When Ben Ducklow recently paid back $125 his sister-in-law had lent him, he did it in a way that would have seemed unthinkable for average individuals just a few years ago.
He used plastic.
The Carver, Minn., man pulled out his credit card and, using a card-swiping device attached to his relative's iPhone, settled up within minutes. The money was promptly deposited in her bank account, minus a small transaction fee.
The two were using Square, which is among a new breed of financial services that are bringing credit card processing to the masses. Square, based in San Francisco, is piggybacking on the profusion of mobile computing devices -- such as iPhones, iPads and Android smartphones -- that are morphing into financial-transaction hubs for average consumers.
Take a payment. Make a payment. Phones and tablets are increasingly making this possible in ways that are simple, elegant and affordable.
'Bumping' is one way to do this.
Those who use the PayPal service for making or taking payments can avail themselves of a Bump smartphone app to consummate a device-to-device financial transaction with a brief bumping motion, which allows the gadgets to exchange the necessary information.
Scannable codes are another emerging method for making payments.
At Twin Cities-area Starbucks coffee shops, for instance, iPhone users can pay for macchiattos by scanning a square-shaped "QR code" at the store with their devices' digital cameras instead of having to pull out their credit cards.
A bleeding-edge technology called "Near Field Communication" also could be a crucial part of future phone-centric financial transactions. The short-range wireless technology is not widely used in this country yet, but is seen as a way to transform phones into electronic replacements for credit cards. NFR already is built into one prominent smartphone, Google's Nexus S model.
Square, however, seems to be having the most impact on payments in the age of the pocket computer here. Square's success -- the company has said it's processing more than $1 million in transactions per day -- is spawning competitors like Intuit's GoPayment and VeriPhone's PayWare Mobile.
A brainchild of Twitter co-founder Jack Dorsey, Square is the height of simplicity. It's found online at squareup.com.
Users create Square accounts at no cost, associate these with bank accounts, and get Square card swipers free. These plug into the audio jacks of Apple or Android mobile devices. Once a Square app is installed, users are able to take credit-card payments with just a swipe, a few taps and a fingertip-drawn signature on the screen.
That's how Scott Nedrelow, a Minneapolis maker of cases and sleeves for iPads and MacBook Air laptops, processes payments from customers who wander into his studio.
Dorsey once bought one of Nedrelow's products online and, upon finding out he uses Square for his studio transactions, sent the man a bunch of extra card readers.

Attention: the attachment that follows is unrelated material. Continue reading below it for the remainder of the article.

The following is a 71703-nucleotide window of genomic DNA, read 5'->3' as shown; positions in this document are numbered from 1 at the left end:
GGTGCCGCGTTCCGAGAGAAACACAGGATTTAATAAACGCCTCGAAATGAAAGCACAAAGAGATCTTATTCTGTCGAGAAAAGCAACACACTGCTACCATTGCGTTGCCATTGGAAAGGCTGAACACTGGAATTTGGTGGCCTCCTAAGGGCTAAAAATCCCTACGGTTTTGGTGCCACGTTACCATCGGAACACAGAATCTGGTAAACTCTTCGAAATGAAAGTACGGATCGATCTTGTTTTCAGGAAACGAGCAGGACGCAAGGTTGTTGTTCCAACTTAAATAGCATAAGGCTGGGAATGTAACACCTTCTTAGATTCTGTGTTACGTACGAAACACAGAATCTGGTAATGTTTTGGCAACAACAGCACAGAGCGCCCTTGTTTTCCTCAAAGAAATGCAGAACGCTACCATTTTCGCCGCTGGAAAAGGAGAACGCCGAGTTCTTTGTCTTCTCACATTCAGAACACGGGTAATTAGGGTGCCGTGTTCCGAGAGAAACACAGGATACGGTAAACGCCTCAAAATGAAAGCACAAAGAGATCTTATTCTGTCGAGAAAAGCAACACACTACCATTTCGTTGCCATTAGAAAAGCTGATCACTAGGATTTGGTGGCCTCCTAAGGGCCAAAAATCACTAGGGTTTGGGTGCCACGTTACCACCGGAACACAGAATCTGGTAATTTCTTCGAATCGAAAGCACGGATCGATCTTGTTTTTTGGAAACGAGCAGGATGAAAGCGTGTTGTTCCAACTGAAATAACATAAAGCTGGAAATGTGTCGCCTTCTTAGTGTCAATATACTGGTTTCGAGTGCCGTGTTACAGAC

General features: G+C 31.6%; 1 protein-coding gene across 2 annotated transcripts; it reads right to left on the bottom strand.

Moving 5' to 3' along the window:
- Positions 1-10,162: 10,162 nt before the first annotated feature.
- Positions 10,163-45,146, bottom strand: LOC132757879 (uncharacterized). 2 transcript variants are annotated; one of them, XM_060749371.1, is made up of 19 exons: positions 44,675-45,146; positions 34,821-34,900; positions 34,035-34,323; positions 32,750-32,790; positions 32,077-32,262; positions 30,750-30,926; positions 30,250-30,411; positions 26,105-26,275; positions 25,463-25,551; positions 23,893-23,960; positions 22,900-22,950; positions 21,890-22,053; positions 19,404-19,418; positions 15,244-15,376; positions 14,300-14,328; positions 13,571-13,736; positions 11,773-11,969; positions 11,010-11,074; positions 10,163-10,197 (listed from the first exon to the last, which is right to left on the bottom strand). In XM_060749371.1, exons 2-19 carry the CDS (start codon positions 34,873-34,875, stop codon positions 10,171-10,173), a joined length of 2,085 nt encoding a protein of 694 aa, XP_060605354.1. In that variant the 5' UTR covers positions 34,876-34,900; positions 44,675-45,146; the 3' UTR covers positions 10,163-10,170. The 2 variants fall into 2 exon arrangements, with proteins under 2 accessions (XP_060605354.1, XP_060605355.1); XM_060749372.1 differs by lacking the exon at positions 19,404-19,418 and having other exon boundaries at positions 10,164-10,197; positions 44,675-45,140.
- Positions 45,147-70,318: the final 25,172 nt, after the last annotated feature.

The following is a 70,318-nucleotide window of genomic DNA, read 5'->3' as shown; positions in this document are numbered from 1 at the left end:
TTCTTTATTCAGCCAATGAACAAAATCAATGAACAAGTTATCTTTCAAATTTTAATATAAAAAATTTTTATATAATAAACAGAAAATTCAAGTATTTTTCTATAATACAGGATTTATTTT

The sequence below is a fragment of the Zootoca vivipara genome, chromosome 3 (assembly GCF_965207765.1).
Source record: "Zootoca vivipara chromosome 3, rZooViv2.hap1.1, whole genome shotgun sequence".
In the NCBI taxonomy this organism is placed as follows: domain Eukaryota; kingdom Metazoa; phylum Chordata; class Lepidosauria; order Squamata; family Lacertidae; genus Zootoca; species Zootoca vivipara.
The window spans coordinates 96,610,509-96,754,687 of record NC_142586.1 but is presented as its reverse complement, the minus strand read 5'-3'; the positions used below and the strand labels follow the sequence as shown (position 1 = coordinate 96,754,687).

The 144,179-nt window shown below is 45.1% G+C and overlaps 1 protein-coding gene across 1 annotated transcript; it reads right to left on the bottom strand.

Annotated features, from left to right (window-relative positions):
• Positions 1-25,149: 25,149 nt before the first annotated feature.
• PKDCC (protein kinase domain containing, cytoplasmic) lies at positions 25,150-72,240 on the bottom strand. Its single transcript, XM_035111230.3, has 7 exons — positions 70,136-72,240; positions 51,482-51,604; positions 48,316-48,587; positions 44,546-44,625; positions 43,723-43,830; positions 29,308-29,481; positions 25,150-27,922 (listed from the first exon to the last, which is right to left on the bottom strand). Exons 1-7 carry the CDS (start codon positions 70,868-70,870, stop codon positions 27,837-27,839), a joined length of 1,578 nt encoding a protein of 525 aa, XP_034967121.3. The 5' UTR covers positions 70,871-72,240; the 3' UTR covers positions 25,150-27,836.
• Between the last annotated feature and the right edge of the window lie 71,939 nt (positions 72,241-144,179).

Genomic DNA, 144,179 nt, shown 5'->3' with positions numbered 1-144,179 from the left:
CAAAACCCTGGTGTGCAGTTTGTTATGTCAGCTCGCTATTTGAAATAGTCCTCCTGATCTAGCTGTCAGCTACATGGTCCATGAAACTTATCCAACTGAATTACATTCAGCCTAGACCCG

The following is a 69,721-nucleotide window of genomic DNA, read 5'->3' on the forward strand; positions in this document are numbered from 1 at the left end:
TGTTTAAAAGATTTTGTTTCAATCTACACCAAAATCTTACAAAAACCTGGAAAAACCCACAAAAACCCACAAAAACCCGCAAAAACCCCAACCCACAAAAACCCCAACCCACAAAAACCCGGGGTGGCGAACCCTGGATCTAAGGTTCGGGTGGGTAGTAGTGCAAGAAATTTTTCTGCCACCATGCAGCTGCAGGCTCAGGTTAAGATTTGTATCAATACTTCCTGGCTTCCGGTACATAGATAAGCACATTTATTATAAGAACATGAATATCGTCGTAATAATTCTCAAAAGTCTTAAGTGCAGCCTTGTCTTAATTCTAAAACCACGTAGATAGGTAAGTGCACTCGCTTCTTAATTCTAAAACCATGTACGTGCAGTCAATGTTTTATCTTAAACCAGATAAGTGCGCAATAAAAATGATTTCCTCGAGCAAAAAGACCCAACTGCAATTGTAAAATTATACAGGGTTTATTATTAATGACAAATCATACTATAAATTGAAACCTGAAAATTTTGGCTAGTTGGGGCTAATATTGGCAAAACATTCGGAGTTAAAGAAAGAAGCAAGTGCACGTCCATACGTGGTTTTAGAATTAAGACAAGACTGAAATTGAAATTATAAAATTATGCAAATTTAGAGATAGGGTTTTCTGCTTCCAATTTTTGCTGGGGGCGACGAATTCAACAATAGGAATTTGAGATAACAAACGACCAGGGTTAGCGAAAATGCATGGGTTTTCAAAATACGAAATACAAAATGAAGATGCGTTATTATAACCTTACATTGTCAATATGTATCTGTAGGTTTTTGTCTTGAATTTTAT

Square also is part of a Location Books niche imprint Nedrelow runs with partner Ruben Nusz. Nedrelow said the payment technology has proven vital when he's hawking his handsome art-world volumes at book shows.
"I didn't have credit-card processing" before Square came along, he noted, "and I did not want to mess around with getting a merchant account.
"Square is very convenient for me," he said. "It's very portable."
Minneapolis-based Midway Contemporary Art also uses Square. The nonprofit organization, which operates a contemporary-art library and sponsors a variety of art exhibitions, has a need to process payments at its periodic fundraising events.
Square has been a salvation in this regard, said Alice Dodge, the nonprofit's library and grants manager, who learned about the technology from Nedrelow.
"People are amazed when I hand them a device to sign" with a fingertip, Dodge said. "They ask, 'Don't you have a pen?' I say, 'No, just use your finger.' That's kind of fun and it definitely makes the checkout go quicker."
When Minneapolis cartoonist Ursula Murray Husted goes on the road to comic-book shows, her fiance Bryan Bornmueller typically comes along with their Square gear. The artist sells more of her handiwork that way.
"People only have so much cash, but if they can pay with a credit card, that's one more book we wouldn't have sold otherwise," Bornmueller noted. "That pays for all the 2.75 percent processing fees and then some."
In fact, "we've sold some product just because people wanted to try Square," he said. "They do not understand how it's possible to sign with a finger. They say, 'Show me.' The process is very fun for people."
Bornmueller said he has been involved in setting up traditional, fee-laden merchant accounts for credit-card transactions at local companies, and "the expense and complexity is mind-boggling. The impressive thing about Square is how transparent the whole process has been."
Bornmueller likes Square so much that he even uses it in his own life, to settle personal debts.
"I'll go out to dinner with friends and, if nobody has cash, I will pay for everything with my credit card and then charge all of their cards" with Square, he said. "We're all twentysomethings. Who carries cash?"